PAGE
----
The special situation of Alaskan Police and Native community

 The Special Situation of Alaska
Since becoming a mandatory Public Law 280 state at the time of its admission to
the Union in 1958, Alaska has inspired a substantial body of literature addressing the
effectiveness of state law enforcement in the state’s Native communities. But the
continued relevance of this literature to the present research was limited significantly by
the United States Supreme Court’s decision in Alaska v. Native Village of Venetie Tribal
Government, 522 U.S. 520 (1998), which effectively nullified the application of Public
Law 280 in Alaska by eliminating the Indian country status of nearly all the state’s Native

 As noted in Chapter 1, the only remaining Indian country is the Metlakatla Indian
Reservation, along with several thousand widely scattered Native allotments and Native
town-sites.87 Since Public Law 280 applies only within “Indian country,” most Alaska
Native village lands are now subject to state jurisdiction, not because of Public Law 280,
but because they are not Indian country at all. Furthermore, 

the concurrent tribal
jurisdiction that typically exists under Public Law 280 may be unavailable to Alaska
tribes because their lack of Indian country means they lack the territorial foundation
usually required for criminal jurisdiction.88 There have been no studies focusing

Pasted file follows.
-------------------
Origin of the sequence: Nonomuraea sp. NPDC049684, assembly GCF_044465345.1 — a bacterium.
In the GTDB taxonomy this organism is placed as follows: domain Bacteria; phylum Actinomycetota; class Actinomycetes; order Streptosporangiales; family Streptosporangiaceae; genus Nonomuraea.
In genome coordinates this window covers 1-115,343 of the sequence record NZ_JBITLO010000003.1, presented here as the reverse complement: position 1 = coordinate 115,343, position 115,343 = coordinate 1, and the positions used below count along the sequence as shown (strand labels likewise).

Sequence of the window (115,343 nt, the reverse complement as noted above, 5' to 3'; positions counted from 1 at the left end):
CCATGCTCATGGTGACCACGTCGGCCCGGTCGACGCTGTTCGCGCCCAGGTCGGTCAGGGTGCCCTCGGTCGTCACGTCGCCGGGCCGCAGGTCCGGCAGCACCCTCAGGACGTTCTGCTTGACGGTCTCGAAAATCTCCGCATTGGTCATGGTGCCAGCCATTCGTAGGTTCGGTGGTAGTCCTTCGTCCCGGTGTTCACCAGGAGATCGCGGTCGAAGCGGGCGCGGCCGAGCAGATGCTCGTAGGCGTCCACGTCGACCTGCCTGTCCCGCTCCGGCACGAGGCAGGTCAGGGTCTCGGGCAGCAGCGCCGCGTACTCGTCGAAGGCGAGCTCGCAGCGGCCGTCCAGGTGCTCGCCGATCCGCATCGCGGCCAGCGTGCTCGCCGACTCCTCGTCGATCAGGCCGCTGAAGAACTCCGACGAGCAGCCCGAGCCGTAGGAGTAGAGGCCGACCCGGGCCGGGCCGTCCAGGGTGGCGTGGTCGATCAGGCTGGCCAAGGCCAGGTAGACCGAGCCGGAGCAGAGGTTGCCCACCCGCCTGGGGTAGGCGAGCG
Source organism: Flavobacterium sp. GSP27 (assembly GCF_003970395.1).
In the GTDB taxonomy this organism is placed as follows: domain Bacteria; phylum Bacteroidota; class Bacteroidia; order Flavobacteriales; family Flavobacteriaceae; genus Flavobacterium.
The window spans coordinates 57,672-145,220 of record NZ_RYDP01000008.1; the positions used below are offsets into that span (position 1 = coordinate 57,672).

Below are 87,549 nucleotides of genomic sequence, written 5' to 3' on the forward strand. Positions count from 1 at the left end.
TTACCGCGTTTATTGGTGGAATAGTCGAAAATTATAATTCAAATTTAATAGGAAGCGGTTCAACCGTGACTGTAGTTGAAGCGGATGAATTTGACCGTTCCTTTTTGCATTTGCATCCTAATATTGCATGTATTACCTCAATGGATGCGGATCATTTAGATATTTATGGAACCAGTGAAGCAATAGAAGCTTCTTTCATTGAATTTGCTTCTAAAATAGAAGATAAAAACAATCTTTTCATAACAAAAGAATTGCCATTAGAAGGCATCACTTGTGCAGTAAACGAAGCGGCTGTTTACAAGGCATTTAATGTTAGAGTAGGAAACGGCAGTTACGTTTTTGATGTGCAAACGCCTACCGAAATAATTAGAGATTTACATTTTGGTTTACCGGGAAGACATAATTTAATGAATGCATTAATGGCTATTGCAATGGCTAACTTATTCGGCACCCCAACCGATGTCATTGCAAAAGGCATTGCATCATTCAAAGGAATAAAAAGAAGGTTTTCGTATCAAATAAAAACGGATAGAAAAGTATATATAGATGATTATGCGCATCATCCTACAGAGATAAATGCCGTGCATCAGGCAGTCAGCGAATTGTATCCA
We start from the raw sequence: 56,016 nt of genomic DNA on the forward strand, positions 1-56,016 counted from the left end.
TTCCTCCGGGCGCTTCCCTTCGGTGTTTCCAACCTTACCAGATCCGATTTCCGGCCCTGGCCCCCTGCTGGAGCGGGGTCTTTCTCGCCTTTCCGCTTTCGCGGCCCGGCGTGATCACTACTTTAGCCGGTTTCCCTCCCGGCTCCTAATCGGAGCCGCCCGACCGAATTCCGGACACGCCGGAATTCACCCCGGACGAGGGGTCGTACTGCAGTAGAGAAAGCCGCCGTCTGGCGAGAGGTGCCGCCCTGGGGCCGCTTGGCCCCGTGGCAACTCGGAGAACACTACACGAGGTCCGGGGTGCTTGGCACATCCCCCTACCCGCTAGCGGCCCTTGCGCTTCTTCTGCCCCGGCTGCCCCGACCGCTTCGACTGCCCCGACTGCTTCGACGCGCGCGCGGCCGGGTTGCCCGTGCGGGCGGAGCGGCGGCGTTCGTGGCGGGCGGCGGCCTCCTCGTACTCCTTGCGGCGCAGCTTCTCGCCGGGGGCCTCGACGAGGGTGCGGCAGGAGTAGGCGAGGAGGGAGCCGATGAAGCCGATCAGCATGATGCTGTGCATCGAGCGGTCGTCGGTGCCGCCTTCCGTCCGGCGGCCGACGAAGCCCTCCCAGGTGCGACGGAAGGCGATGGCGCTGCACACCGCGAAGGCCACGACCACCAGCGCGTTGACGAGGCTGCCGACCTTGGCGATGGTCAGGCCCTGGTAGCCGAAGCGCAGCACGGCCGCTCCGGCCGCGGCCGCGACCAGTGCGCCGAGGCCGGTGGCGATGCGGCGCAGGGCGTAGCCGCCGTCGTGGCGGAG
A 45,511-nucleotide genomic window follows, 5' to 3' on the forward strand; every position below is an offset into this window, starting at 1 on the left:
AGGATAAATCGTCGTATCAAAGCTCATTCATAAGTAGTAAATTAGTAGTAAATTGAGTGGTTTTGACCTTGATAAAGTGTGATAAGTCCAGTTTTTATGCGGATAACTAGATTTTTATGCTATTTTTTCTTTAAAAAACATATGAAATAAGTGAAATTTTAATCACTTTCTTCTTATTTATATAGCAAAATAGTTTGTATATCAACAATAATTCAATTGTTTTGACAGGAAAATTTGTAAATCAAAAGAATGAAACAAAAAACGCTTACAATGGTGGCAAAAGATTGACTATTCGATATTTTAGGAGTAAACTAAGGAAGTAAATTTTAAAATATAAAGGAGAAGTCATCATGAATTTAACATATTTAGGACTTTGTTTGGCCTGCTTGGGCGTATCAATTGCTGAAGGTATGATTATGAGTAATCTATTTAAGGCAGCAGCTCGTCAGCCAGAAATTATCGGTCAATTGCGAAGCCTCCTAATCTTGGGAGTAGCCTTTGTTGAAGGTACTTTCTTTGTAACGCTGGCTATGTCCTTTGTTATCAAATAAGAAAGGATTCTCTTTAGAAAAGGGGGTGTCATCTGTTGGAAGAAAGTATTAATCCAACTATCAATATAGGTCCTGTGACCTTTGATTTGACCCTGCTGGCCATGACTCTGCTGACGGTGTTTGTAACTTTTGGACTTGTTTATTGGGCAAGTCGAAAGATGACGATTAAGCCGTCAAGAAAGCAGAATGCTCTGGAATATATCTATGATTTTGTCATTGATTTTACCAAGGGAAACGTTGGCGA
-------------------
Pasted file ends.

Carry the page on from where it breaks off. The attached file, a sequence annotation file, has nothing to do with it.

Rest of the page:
specifically on the Metlakatla Indian Reservation.
We can learn some things about Public Law 280 by examining the literature that
focused on law enforcement and criminal justice in Alaska before the 1998 Venetie
86 Kevin Washburn, “Federal Criminal Law and Tribal Self-Determination,” 84 N.C.L. Rev. 779, 789
(2006) (citing Karen E. Schreier, Testimony before the Committee on the Judiciary, United States House of
Representatives, Feb. 25, 1998).
87 See Chapter 1 at pp. 8-9.
88 Whether such jurisdiction could be obtained over tribal members by way of their consent is unclear.
This document is a research report submitted to the U.S. Department of Justice. This report has not
been published by the Department. Opinions or points of view expressed are those of the author(s)
and do not necessarily reflect the official position or policies of the U.S. Department of Justice.
decision. That literature suggests that funding and accountability issues bedeviled the
exercise of state criminal jurisdiction during the period when Public Law 280 applied
more broadly within the state.
The Alaska Advisory Committee to the U.S. Commission on Civil Rights
produced a report in 2002 that recounts how Public Law 280 triggered the replacement of
village-based law enforcement and justice agencies with state criminal law, troopers, 

courts.89 According to the Committee’s report, these rural, off-road villages, sometimes